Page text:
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Notation de Spot de Surf

Noter Cancas


Surf Report Feed

Statistiques de Houle pour Cancas, Été: Toutes Houles – Tous Vents

This chart describes the combination of swells directed at Cancas through an average southern hemisphere summer and is based upon 8485 NWW3 model predictions since 2006 (values every 3 hours). The wave model does not forecast surf and wind right at the coastline so we have chosen the optimum grid node based on what we know about Cancas, and at Cancas the best grid node is 60 km away (37 miles).

The rose diagram illustrates the distribution of swell directions and swell sizes, while the graph at the bottom shows the same thing but without direction information. Five colours show increasing wave sizes. The smallest swells, less than 0.5m (1.5 feet), high are coloured blue. These were forecast only 34% of the time. Green and yellow illustrate increasing swell sizes and highest swells greater than >3m (>10ft) are shown in red. In each graph, the area of any colour is proportional to how often that size swell happens.

The diagram indicates that the prevailing swell direction, shown by the longest spokes, was W, whereas the the dominant wind blows from the SSW. Because the wave model grid is out to sea, sometimes a strong offshore wind blows largest waves away from Cancas and offshore. We group these with the no surf category of the bar chart. To keep it simple we don't show these in the rose plot. Because wind determines whether or not waves are surfable at Cancas, you can view an alternative image that shows only the swells that were predicted to coincide with glassy or offshore wind conditions. In a typical southern hemisphere summer, swells large enough to cause good for surfing waves at Cancas run for about 55% of the time.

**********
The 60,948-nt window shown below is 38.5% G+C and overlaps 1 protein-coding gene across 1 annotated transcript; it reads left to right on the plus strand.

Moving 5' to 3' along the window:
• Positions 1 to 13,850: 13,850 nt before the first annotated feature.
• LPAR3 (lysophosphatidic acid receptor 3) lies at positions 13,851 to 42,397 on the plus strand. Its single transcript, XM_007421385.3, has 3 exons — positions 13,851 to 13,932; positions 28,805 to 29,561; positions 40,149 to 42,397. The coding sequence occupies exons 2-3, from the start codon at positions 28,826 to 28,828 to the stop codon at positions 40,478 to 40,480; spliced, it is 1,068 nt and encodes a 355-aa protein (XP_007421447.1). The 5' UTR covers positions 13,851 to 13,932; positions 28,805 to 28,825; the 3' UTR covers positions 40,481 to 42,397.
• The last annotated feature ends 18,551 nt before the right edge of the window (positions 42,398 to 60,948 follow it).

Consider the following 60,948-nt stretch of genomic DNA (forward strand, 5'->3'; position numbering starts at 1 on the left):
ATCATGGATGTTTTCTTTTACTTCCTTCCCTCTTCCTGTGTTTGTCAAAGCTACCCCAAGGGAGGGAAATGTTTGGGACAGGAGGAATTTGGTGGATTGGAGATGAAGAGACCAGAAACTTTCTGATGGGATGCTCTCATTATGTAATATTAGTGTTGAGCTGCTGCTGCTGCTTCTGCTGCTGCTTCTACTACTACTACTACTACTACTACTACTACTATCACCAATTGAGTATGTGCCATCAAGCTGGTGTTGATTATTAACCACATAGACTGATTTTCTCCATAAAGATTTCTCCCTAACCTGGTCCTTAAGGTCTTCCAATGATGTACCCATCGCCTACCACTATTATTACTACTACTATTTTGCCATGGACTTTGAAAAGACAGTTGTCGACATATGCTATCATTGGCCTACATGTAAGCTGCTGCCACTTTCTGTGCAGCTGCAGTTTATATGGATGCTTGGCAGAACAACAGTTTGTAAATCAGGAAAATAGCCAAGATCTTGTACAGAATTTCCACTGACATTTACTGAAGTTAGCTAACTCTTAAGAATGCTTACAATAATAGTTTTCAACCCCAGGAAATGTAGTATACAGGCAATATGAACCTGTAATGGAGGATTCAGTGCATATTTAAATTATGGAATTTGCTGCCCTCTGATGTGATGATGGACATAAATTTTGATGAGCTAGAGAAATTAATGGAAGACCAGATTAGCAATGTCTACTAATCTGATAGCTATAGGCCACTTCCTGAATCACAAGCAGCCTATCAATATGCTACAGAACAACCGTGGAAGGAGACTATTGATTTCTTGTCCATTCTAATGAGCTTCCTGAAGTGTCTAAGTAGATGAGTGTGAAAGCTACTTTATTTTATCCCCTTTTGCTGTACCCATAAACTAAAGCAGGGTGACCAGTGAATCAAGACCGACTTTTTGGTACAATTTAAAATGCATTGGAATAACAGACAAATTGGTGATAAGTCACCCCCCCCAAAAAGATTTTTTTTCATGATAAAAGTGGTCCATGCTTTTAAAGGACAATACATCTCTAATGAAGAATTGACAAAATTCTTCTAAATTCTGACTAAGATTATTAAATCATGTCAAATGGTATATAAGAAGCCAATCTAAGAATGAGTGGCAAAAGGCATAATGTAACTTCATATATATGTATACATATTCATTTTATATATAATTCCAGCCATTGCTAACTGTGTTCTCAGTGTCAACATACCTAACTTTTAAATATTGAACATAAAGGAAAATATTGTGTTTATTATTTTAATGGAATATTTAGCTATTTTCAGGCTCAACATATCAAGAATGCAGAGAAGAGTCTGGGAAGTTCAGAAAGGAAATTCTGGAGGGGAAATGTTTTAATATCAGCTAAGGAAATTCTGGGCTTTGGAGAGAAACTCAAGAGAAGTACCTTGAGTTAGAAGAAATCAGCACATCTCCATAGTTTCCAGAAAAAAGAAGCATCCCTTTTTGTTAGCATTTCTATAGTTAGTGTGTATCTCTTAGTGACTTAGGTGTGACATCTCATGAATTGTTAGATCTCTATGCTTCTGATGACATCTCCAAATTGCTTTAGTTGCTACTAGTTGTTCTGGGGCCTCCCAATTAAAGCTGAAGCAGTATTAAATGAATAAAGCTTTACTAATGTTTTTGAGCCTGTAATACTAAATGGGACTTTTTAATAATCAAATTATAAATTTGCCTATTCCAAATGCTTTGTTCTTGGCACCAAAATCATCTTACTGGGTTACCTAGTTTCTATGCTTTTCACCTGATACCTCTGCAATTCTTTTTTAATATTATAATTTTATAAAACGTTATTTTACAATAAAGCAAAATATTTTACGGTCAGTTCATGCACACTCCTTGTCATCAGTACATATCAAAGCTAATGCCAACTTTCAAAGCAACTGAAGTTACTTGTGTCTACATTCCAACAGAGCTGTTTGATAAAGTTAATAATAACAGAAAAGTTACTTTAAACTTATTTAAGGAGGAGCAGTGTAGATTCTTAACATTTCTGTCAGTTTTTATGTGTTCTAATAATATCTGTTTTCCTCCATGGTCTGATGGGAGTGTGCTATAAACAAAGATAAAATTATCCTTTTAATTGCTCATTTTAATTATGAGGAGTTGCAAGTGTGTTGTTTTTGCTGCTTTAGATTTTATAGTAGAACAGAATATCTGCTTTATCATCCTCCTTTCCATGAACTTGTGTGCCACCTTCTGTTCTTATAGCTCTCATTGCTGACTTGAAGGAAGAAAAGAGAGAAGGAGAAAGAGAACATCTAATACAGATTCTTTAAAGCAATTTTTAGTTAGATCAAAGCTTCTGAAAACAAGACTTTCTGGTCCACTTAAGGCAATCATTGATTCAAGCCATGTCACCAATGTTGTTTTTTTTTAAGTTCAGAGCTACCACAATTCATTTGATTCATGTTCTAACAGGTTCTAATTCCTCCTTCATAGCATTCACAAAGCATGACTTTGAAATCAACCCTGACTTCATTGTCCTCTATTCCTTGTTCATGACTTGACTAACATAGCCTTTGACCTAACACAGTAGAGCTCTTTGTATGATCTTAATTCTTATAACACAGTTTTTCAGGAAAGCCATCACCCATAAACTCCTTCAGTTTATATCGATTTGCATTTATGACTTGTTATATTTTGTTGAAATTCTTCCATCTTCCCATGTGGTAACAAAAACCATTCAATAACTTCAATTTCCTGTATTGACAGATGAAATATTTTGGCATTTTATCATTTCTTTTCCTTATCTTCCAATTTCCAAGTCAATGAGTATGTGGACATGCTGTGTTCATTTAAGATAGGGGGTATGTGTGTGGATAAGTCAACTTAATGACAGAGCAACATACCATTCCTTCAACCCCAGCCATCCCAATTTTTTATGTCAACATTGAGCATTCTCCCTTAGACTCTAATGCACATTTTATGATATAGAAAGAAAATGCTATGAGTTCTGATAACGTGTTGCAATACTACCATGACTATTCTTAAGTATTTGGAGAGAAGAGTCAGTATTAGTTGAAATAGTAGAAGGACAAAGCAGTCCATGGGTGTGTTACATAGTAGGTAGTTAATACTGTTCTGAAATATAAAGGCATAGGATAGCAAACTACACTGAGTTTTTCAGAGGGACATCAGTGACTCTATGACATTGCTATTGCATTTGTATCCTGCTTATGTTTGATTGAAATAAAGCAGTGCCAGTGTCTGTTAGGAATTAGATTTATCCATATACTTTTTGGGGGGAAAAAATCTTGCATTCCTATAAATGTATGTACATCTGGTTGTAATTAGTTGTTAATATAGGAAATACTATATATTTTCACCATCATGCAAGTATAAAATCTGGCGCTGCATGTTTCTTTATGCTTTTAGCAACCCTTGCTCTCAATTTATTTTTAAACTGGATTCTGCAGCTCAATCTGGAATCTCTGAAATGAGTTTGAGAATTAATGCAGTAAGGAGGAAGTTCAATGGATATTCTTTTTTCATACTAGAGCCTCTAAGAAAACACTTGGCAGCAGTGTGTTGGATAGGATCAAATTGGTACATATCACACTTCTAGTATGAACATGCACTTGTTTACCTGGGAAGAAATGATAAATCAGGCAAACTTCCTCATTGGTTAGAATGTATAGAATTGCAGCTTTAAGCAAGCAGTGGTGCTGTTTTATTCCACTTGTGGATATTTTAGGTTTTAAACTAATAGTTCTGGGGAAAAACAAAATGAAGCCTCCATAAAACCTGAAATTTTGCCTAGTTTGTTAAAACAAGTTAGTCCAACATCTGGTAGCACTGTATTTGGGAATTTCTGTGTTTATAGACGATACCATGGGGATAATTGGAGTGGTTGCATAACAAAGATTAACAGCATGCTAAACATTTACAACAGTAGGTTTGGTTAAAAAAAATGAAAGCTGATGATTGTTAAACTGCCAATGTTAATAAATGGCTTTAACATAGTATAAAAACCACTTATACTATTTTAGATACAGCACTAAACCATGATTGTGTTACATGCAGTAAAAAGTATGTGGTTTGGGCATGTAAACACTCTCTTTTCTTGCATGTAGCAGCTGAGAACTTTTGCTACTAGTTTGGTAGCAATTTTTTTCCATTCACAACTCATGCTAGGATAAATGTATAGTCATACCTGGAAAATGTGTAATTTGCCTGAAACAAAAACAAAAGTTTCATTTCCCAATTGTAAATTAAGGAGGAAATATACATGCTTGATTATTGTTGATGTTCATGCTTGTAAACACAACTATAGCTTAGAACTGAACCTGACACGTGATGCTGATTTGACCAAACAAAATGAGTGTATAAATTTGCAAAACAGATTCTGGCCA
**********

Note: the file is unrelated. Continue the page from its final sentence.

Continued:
IMPORTANT: Beta version feature! Swell heights are open water values from NWW3. There is no attempt to model near-shore effects. Coastal wave heights will generally be less, especially if the break does not have unobstructed exposure to the open ocean.

FEATURE UPDATE: we now show red swell icons for 'open sea' swells that are travelling in an unfavourable direction for the surf break. In places, these swells may still wrap around coastlines and produce smaller waves at some breaks. They are also significant for windsurfers and other water users that tend to venture further off-shore.